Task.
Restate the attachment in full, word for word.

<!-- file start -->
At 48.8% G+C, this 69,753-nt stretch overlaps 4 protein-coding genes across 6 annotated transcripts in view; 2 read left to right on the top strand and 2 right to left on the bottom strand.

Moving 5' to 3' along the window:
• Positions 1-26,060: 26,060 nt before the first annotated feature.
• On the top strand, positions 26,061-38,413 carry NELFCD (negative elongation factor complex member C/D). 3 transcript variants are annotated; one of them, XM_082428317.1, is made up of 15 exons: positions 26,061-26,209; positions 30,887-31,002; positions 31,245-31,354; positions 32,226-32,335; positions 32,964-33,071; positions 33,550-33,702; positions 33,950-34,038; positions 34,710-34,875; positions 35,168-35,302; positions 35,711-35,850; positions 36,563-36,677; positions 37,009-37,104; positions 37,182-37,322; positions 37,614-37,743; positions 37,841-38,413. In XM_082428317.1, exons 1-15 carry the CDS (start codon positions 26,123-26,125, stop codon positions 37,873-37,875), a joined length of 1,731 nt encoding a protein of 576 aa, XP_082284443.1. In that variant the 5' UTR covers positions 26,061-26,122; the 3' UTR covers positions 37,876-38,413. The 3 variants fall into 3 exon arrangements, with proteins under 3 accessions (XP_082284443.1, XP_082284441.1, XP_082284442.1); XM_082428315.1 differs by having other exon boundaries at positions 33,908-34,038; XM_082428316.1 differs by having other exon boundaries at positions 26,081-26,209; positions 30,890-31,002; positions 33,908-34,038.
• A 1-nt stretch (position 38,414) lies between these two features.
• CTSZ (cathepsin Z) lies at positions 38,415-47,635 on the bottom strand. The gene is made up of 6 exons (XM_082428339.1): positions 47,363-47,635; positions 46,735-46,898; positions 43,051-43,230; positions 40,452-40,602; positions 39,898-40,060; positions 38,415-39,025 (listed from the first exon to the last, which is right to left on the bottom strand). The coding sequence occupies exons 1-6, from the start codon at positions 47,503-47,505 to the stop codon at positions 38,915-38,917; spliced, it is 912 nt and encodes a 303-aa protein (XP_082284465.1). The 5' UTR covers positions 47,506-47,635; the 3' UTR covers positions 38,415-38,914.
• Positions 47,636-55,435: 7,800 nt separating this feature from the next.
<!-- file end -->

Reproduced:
At 48.8% G+C, this 69,753-nt stretch overlaps 4 protein-coding genes across 6 annotated transcripts in view; 2 read left to right on the top strand and 2 right to left on the bottom strand.

Moving 5' to 3' along the window:
• Positions 1-26,060: 26,060 nt before the first annotated feature.
• On the top strand, positions 26,061-38,413 carry NELFCD (negative elongation factor complex member C/D). 3 transcript variants are annotated; one of them, XM_082428317.1, is made up of 15 exons: positions 26,061-26,209; positions 30,887-31,002; positions 31,245-31,354; positions 32,226-32,335; positions 32,964-33,071; positions 33,550-33,702; positions 33,950-34,038; positions 34,710-34,875; positions 35,168-35,302; positions 35,711-35,850; positions 36,563-36,677; positions 37,009-37,104; positions 37,182-37,322; positions 37,614-37,743; positions 37,841-38,413. In XM_082428317.1, exons 1-15 carry the CDS (start codon positions 26,123-26,125, stop codon positions 37,873-37,875), a joined length of 1,731 nt encoding a protein of 576 aa, XP_082284443.1. In that variant the 5' UTR covers positions 26,061-26,122; the 3' UTR covers positions 37,876-38,413. The 3 variants fall into 3 exon arrangements, with proteins under 3 accessions (XP_082284443.1, XP_082284441.1, XP_082284442.1); XM_082428315.1 differs by having other exon boundaries at positions 33,908-34,038; XM_082428316.1 differs by having other exon boundaries at positions 26,081-26,209; positions 30,890-31,002; positions 33,908-34,038.
• A 1-nt stretch (position 38,414) lies between these two features.
• CTSZ (cathepsin Z) lies at positions 38,415-47,635 on the bottom strand. The gene is made up of 6 exons (XM_082428339.1): positions 47,363-47,635; positions 46,735-46,898; positions 43,051-43,230; positions 40,452-40,602; positions 39,898-40,060; positions 38,415-39,025 (listed from the first exon to the last, which is right to left on the bottom strand). The coding sequence occupies exons 1-6, from the start codon at positions 47,503-47,505 to the stop codon at positions 38,915-38,917; spliced, it is 912 nt and encodes a 303-aa protein (XP_082284465.1). The 5' UTR covers positions 47,506-47,635; the 3' UTR covers positions 38,415-38,914.
• Positions 47,636-55,435: 7,800 nt separating this feature from the next.